In (17a)(17e), the quantities R, S, J, and H may be considered to be corrections to the wind speed profile, caused by: horizontal gradients of roughness, atmospheric stratification, wind speed, vertical mean advection, and time rate of change of the local wind speed, respectively. In (17), ϕu may be considered to be the only “local” parameter (on the order of unity for neutral stratifications), whereas R, S, J, and H involve spatially or temporally varying quantities. The quantity G represents a correction resulting from the geostrophic wind that in turn exhibits a latitudinal dependence. If any of the quantities R, S, J, H and G are substantially different from zero (i.e., with absolute values that deviate from zero with a value significantly greater than 10−2), they will hereafter be considered to be important.

b. The stratification terms: ϕu, S, and G

In the application of classical surface layer theory, the function ϕu is based on field observations from major field campaigns conducted over a flat land surface: for example, in Kansas (Businger et al. 1971). In such terrestrial regions, variations of stratification, represented by z/L, are dominated by large diurnal variations of surface temperature, with local shear, thermal convection, and turbulence decay acting as local processes to describe ϕu. In stark contrast, the marine atmosphere is dominated by a relatively constant surface temperature; variations of atmospheric stratification are in large part associated with thermal advection. Thermal advection, in turn, is closely related to the thermal wind (Holton 1979).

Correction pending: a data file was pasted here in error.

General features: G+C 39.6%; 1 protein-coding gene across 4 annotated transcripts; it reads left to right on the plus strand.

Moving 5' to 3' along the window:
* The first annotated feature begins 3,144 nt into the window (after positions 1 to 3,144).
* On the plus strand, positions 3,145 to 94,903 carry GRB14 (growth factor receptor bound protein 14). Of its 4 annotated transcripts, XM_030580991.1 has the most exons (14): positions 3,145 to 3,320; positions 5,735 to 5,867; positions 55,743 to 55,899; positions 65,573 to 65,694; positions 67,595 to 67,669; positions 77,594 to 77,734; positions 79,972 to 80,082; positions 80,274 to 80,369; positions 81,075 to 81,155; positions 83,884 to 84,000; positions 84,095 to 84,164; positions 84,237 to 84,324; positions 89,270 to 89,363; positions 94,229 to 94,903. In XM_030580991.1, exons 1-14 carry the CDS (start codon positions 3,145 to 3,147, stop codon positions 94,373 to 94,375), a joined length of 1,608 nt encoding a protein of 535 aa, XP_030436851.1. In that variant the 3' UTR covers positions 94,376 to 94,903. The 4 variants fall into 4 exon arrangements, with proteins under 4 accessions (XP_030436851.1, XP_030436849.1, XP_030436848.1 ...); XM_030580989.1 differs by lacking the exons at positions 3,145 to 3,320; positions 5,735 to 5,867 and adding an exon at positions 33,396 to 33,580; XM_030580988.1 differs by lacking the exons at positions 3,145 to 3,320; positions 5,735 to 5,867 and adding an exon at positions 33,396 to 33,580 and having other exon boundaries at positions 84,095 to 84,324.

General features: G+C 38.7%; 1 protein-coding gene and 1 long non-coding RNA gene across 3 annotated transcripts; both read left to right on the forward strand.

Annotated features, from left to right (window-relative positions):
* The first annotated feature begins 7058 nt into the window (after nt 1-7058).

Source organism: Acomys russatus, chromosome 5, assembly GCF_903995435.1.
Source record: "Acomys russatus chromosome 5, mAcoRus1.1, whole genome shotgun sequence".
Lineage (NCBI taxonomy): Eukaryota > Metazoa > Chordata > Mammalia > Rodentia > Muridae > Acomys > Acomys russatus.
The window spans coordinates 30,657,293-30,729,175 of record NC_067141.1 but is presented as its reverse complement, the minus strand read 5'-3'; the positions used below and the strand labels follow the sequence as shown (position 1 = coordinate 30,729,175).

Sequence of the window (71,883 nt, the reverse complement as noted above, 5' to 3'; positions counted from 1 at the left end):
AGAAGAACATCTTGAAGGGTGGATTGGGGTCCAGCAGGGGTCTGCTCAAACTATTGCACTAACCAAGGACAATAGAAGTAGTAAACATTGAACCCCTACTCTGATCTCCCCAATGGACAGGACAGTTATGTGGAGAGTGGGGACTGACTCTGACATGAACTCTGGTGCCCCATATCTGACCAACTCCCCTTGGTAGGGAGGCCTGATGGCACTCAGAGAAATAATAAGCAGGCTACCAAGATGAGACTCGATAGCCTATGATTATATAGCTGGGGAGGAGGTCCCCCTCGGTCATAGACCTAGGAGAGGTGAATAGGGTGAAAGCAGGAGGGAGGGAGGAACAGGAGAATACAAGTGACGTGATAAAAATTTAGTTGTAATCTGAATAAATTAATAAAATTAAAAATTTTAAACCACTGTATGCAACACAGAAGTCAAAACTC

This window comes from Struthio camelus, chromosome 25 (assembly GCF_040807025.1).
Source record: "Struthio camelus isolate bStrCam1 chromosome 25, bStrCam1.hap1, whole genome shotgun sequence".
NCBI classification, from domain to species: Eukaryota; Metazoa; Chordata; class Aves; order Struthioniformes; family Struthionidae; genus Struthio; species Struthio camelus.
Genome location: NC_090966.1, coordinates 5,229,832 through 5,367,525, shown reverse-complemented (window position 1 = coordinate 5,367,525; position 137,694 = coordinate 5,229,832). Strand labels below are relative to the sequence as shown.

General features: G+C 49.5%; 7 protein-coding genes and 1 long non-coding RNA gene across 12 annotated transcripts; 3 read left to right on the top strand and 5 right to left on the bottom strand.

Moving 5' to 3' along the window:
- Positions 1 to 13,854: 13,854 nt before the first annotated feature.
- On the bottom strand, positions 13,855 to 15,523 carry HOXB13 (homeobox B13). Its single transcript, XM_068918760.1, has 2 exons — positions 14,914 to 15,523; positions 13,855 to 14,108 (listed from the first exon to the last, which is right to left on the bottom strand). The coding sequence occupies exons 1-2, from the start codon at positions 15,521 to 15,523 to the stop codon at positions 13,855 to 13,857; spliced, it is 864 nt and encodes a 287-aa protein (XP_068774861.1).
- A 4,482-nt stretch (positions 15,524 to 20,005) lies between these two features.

The quantity G depends on z/L, U, latitude, and veering or backing of the wind due to thermal advection. Based on typical values of the ratio Vg/U (see, e.g., Mendenhall 1967), it is easy to show that |G| is typically much less than 0.1 for near-neutral conditions but can be as large as 0.4 for nonneutral conditions.

Typical values of the quantity S may be determined by simplifying L into a form that is proportional to (UT) (see Geernaert 2007). Referring to Geernaert (2007), the value of S may be significant in the coastal zone for fetches less than 10 km (i.e., where values of |S| may reach 0.2); for fetches significantly beyond 10 km, the value of S approaches zero with increasing fetch.